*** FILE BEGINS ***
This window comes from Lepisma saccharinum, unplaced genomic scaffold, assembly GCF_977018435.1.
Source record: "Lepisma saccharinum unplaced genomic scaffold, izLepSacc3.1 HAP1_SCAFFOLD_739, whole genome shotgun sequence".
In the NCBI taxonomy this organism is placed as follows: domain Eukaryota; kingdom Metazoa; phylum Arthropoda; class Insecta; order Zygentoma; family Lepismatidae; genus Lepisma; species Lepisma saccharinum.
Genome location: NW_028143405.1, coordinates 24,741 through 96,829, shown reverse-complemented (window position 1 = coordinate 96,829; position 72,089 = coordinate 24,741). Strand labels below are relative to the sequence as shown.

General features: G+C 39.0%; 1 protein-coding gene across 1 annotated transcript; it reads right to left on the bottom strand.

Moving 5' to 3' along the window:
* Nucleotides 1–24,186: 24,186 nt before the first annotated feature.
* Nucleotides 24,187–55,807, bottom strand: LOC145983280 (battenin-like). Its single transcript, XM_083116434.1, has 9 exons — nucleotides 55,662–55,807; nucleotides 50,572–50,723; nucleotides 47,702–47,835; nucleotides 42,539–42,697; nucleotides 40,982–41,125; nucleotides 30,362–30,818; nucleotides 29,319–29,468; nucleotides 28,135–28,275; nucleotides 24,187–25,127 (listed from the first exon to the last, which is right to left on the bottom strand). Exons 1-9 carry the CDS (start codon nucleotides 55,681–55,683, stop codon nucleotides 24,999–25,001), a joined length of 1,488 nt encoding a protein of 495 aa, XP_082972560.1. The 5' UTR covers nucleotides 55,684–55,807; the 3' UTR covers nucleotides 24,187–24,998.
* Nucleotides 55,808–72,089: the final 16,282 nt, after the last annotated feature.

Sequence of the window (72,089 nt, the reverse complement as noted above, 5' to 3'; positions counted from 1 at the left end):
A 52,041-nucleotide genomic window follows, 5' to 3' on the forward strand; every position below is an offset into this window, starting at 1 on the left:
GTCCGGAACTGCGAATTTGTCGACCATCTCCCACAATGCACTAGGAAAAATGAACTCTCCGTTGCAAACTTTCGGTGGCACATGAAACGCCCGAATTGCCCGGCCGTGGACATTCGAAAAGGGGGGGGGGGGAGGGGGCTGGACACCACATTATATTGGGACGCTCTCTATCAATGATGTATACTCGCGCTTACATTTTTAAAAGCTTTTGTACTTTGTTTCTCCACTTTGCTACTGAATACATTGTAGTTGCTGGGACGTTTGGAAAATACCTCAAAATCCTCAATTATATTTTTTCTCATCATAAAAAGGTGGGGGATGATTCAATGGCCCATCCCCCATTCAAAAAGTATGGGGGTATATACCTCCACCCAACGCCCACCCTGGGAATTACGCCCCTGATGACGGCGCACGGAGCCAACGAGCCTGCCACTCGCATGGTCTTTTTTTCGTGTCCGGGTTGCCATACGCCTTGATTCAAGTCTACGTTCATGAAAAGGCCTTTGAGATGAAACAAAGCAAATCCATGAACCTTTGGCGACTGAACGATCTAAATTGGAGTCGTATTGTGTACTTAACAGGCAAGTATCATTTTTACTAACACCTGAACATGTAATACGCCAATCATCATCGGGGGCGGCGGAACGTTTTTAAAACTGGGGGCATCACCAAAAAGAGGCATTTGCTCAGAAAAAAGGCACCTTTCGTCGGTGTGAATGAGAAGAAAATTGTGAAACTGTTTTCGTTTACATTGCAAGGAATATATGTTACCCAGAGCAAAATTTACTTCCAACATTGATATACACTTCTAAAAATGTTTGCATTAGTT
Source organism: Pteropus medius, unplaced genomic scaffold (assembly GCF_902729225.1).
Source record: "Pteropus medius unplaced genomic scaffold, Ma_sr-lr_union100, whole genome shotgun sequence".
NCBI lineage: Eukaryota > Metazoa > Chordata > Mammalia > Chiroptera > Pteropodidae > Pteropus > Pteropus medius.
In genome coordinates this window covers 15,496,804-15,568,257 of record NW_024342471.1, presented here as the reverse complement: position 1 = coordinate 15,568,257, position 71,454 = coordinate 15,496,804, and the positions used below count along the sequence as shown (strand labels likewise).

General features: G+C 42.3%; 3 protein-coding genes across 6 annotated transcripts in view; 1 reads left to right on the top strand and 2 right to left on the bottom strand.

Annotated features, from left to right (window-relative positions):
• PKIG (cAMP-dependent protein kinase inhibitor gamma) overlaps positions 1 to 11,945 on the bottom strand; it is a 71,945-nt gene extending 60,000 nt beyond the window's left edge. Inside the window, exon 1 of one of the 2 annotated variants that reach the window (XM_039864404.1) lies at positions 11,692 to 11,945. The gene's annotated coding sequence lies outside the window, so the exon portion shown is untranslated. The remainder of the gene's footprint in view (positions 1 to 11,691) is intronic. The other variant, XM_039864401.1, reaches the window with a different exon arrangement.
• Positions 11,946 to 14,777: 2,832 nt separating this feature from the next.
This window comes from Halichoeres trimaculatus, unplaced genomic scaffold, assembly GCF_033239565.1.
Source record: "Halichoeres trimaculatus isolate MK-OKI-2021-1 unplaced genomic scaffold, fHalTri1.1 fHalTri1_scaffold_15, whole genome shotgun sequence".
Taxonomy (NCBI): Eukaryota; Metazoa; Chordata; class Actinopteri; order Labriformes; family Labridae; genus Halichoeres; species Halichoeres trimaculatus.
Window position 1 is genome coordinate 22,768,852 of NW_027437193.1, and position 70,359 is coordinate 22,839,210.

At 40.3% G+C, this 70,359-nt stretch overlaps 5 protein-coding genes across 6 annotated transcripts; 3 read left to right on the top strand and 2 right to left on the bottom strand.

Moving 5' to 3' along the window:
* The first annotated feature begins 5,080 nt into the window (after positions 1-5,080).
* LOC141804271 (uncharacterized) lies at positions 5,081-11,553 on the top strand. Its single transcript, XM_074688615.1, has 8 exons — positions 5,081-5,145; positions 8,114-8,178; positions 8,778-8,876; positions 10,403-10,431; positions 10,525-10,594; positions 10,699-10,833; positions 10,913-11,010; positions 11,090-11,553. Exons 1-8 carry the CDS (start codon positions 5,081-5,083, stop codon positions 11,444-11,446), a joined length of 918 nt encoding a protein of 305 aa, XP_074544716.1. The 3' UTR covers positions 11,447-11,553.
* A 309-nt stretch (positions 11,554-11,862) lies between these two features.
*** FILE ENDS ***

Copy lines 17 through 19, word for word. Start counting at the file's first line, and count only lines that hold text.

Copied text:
General features: G+C 42.3%; 3 protein-coding genes across 6 annotated transcripts in view; 1 reads left to right on the top strand and 2 right to left on the bottom strand.

Annotated features, from left to right (window-relative positions):
• PKIG (cAMP-dependent protein kinase inhibitor gamma) overlaps positions 1 to 11,945 on the bottom strand; it is a 71,945-nt gene extending 60,000 nt beyond the window's left edge. Inside the window, exon 1 of one of the 2 annotated variants that reach the window (XM_039864404.1) lies at positions 11,692 to 11,945. The gene's annotated coding sequence lies outside the window, so the exon portion shown is untranslated. The remainder of the gene's footprint in view (positions 1 to 11,691) is intronic. The other variant, XM_039864401.1, reaches the window with a different exon arrangement.